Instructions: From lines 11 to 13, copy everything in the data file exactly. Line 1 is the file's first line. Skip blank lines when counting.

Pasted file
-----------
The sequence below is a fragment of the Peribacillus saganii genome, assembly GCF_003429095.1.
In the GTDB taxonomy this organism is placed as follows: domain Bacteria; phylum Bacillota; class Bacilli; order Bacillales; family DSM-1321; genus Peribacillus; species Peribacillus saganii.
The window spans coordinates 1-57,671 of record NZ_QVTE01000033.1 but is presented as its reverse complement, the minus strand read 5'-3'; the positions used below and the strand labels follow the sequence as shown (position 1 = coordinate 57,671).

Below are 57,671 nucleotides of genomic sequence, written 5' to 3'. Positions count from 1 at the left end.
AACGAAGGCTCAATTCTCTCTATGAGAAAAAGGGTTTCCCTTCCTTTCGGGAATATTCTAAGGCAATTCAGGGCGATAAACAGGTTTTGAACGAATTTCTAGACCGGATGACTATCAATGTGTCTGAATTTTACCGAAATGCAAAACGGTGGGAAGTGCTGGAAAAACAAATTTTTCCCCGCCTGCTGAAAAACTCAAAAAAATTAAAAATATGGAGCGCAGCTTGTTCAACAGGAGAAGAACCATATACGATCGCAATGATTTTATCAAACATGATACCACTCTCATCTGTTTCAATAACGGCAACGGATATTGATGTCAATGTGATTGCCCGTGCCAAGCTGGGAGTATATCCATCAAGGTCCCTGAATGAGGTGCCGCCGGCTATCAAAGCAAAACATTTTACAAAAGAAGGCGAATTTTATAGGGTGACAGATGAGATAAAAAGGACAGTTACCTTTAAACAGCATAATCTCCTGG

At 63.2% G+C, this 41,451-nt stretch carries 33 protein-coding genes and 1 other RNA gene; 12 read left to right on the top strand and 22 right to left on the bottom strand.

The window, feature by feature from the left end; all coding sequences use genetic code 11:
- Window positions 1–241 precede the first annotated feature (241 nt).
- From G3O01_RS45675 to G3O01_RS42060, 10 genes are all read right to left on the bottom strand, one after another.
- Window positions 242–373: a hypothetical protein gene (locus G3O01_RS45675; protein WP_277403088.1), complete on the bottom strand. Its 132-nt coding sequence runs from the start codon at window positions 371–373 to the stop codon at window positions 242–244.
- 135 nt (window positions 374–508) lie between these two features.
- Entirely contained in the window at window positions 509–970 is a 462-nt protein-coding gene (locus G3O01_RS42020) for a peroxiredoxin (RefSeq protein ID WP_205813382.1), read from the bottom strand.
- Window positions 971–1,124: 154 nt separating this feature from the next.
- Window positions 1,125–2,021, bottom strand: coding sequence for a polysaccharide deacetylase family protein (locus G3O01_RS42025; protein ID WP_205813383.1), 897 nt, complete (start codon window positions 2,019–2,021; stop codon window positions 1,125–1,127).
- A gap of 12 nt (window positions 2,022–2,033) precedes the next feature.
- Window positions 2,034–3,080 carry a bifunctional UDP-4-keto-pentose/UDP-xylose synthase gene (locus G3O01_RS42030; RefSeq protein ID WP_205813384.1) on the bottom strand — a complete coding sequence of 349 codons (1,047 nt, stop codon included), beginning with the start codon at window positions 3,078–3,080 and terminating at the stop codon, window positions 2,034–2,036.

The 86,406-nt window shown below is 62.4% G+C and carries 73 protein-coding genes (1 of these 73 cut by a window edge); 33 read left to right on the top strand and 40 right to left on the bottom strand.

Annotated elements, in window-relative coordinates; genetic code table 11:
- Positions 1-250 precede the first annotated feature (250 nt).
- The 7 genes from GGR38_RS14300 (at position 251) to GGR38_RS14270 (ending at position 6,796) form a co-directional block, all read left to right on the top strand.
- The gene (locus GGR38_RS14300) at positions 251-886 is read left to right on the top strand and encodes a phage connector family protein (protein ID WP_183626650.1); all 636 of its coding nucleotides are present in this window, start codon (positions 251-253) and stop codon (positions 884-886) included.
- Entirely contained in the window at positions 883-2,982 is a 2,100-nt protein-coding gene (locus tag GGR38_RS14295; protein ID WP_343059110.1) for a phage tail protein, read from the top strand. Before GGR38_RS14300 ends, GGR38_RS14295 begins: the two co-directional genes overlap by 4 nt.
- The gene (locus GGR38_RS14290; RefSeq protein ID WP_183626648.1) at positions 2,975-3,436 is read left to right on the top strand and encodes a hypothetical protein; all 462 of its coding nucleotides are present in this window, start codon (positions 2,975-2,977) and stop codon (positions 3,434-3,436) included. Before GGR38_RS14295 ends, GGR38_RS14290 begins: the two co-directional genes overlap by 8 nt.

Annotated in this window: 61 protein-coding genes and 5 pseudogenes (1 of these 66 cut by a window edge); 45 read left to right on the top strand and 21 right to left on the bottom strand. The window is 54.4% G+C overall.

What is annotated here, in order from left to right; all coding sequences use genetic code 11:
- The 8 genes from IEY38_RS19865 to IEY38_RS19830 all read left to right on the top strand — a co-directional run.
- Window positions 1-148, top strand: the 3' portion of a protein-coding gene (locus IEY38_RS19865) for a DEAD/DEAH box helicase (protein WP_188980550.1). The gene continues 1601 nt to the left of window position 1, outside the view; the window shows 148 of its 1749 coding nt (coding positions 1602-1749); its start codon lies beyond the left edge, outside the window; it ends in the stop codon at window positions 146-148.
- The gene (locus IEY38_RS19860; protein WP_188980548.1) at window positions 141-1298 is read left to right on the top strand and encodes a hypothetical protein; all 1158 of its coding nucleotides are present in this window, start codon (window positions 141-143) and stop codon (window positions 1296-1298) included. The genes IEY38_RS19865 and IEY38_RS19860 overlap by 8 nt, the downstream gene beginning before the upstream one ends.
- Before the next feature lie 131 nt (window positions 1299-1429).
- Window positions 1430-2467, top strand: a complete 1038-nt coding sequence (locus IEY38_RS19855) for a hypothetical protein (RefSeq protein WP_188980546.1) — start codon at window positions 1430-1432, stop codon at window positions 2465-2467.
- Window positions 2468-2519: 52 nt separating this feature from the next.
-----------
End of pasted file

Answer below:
- 135 nt (window positions 374–508) lie between these two features.
- Entirely contained in the window at window positions 509–970 is a 462-nt protein-coding gene (locus G3O01_RS42020) for a peroxiredoxin (RefSeq protein ID WP_205813382.1), read from the bottom strand.
- Window positions 971–1,124: 154 nt separating this feature from the next.